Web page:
School of Communication
Music and Communication 233
Dr. Gary Pettey, School of Communication Director
Dr. Cheryl Bracken, MU 223, 216-687-4512; Graduate Program Director
Areas of Study
Purpose, Objectives, and Career Information
The master's degree program provides graduate education in communication theory and methodology for students who seek to: 1) apply communication strategies to work-related problems and 2) ultimately pursue doctoral studies in communication. The program is directed primarily toward the development of communication scholars and specialists, i.e., individuals who are able to apply communication theory and methodology to the analysis and solution of a variety of communication problems. The program emphasizes the ability to synthesize and interpret research in socially useful ways while also allowing for specialization in conducting research.
Communication techniques and problem-solving strategies are incorporated into this program to provide an effective background for individuals in careers such as corporate media or training, journalism, organizational communication consulting, promotional communication, and campaigning. Business or management personnel who need experience in communication problem solving will also find the program useful. Recent graduates of the program are employed in such diverse fields as advertising/public relations research, broadcast programming, corporate research, government, personnel/administration, and retailing. Others have continued with doctoral studies at major U.S. universities.
The key words "applied theory and methodology" emphasize that students are expected to utilize their education in the pursuit of their individual career objectives. For most students this occurs when they conduct a master's thesis or alternative project.
Communication research involves the scientific study of communication in order to help individuals and institutions meet the changing needs of today's society. The members of the department faculty have published hundreds of articles and book chapters, more than twenty books, and have received many grants and Fulbright Fellowships. Areas of expertise include communication technologies, corporate communication, conflict management, health communication, and media audience analysis.
Current faculty information can be located on the Cleveland State University Faculty Profile page.
The graduate program in Communication is focused on research, owing to the strong record of research productivity maintained by the faculty of the School of Communication. In 2013, the School of Communication ranked eighth in the United States in research productivity among graduate programs in Communication in which the highest degree awarded was the master's degree (2013; www.academicanalytics.com; articles per faculty).
Graduate students are encouraged to work as research interns with faculty. Students also are encouraged to present their work at professional conventions and to coauthor papers for both scholarly and trade publications. Recent research projects involving graduate students include:
- The diffusion and use of new communication technologies,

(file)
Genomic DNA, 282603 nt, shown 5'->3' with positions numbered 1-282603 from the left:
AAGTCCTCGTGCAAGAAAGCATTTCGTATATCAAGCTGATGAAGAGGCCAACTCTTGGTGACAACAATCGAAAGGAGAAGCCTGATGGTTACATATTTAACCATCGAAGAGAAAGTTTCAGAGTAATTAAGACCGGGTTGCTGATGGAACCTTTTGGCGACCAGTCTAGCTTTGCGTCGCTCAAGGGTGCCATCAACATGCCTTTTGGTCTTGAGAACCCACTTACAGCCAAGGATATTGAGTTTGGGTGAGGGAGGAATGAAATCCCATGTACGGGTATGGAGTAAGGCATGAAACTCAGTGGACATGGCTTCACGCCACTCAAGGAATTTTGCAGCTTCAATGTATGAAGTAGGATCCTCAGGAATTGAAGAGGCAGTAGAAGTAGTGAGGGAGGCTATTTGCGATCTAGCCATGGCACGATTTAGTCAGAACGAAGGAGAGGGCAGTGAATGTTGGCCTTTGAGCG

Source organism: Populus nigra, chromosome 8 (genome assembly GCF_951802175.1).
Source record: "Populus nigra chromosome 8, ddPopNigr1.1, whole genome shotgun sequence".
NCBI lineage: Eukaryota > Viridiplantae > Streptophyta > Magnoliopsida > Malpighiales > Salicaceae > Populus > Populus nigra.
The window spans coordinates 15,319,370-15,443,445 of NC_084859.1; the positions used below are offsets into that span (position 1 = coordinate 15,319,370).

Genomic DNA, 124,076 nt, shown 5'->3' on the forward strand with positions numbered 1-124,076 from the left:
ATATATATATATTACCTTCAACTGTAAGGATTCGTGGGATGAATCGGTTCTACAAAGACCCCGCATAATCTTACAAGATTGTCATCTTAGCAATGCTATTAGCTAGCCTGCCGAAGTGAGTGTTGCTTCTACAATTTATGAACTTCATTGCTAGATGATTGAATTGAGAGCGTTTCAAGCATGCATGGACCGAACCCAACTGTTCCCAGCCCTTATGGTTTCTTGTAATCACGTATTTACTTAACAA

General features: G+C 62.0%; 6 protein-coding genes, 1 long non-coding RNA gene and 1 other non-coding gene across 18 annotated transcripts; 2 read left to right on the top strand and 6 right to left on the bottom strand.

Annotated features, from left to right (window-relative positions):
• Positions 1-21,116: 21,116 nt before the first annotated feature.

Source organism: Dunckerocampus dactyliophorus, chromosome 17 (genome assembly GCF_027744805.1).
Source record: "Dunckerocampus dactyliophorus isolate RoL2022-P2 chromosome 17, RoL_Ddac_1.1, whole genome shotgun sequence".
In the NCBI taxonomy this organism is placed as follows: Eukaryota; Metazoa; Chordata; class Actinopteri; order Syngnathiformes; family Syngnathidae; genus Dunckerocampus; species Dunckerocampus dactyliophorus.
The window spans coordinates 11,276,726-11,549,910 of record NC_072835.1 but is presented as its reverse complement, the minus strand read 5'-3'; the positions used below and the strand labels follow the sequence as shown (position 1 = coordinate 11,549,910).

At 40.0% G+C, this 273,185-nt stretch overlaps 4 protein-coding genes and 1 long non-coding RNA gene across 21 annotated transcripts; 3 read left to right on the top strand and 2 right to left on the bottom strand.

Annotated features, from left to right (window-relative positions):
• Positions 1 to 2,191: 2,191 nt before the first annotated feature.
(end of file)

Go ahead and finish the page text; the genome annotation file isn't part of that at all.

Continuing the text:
- Mass media and interpersonal influences on career aspirations of teenagers,
- Bullying behavior in the workplace,
- Accounts of unexpected events in organizations,
- Media effect on political beliefs,
- Advertising influences on consumers cognitions,
- How TV violence affects ethnic and racial stereotypes,
- Effects of community characteristics on newspaper reporting styles,
- Use of Web sites for community integration, and
- Communication deficiencies in interpersonal and organizational contexts
Graduate students also work at the Communication Research Center on survey projects for clients that include regional and national marketing/research agencies.
Research and teaching assistantships are available. Assistantships are awarded based on merit as reflected in undergraduate records and letters of recommendation, as well as financial need. Graduate assistants must maintain at least a 3.0 grade-point average. Receipt of more than one grade below a "B" also warrants revocation of an assistantship. Graduate assistantships are awarded starting in April until all positions are filled.
Applicants for admission to the master's program in Applied Communication Theory and Methodology must:
- Hold a bachelor's degree from an accredited college or university.
- Have a cumulative undergraduate grade-point average of at least 2.75.
- Submit the results of either the Miller Analogies Test or the Graduate Record Examination.
Students with an undergraduate GPA of 4.0 are exempted from this requirement.
An undergraduate major in communication is not required for admission consideration. However, applicants without such a degree may be required to make up deficiencies either before being admitted or during the first semester of enrollment. No graduate credit is granted for making up deficiencies.
Applicants are screened by the Department Graduate Committee, which makes its decision based on:
- The undergraduate record.
- The career aspirations of the applicant.
- A statement from the applicant regarding the expected benefits to be derived from the program.
- Performance on the Graduate Record Examination or the Miller Analogies Test.
- Two or more letters of recommendation.
Students who enroll in the program should be interested in relating course work to career objectives, and to solving communication problems. Students may enter the program in fall or spring semester.
Apply Now: http://www.csuohio.edu/graduate-admissions/how-apply